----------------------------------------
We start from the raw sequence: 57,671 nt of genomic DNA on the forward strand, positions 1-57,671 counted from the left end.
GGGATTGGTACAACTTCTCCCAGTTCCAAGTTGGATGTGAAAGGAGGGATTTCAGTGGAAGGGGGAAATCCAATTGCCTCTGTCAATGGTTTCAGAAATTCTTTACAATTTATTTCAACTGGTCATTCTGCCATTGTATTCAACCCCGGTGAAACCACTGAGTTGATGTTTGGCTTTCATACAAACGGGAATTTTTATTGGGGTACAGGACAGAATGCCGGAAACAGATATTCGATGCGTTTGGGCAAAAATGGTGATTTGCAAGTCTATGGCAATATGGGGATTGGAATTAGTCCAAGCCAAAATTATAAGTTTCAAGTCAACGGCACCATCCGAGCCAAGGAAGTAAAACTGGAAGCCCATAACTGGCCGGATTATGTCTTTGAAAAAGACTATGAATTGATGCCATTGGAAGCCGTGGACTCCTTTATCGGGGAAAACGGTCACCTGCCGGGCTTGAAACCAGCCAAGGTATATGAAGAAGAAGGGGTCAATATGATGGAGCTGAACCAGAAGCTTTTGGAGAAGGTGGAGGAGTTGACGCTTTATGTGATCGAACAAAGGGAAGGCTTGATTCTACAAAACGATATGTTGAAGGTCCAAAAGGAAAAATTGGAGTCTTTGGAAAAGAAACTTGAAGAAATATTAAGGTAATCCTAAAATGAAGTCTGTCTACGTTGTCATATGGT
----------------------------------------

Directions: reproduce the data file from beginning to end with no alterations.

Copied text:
We start from the raw sequence: 57,671 nt of genomic DNA on the forward strand, positions 1-57,671 counted from the left end.
GGGATTGGTACAACTTCTCCCAGTTCCAAGTTGGATGTGAAAGGAGGGATTTCAGTGGAAGGGGGAAATCCAATTGCCTCTGTCAATGGTTTCAGAAATTCTTTACAATTTATTTCAACTGGTCATTCTGCCATTGTATTCAACCCCGGTGAAACCACTGAGTTGATGTTTGGCTTTCATACAAACGGGAATTTTTATTGGGGTACAGGACAGAATGCCGGAAACAGATATTCGATGCGTTTGGGCAAAAATGGTGATTTGCAAGTCTATGGCAATATGGGGATTGGAATTAGTCCAAGCCAAAATTATAAGTTTCAAGTCAACGGCACCATCCGAGCCAAGGAAGTAAAACTGGAAGCCCATAACTGGCCGGATTATGTCTTTGAAAAAGACTATGAATTGATGCCATTGGAAGCCGTGGACTCCTTTATCGGGGAAAACGGTCACCTGCCGGGCTTGAAACCAGCCAAGGTATATGAAGAAGAAGGGGTCAATATGATGGAGCTGAACCAGAAGCTTTTGGAGAAGGTGGAGGAGTTGACGCTTTATGTGATCGAACAAAGGGAAGGCTTGATTCTACAAAACGATATGTTGAAGGTCCAAAAGGAAAAATTGGAGTCTTTGGAAAAGAAACTTGAAGAAATATTAAGGTAATCCTAAAATGAAGTCTGTCTACGTTGTCATATGGT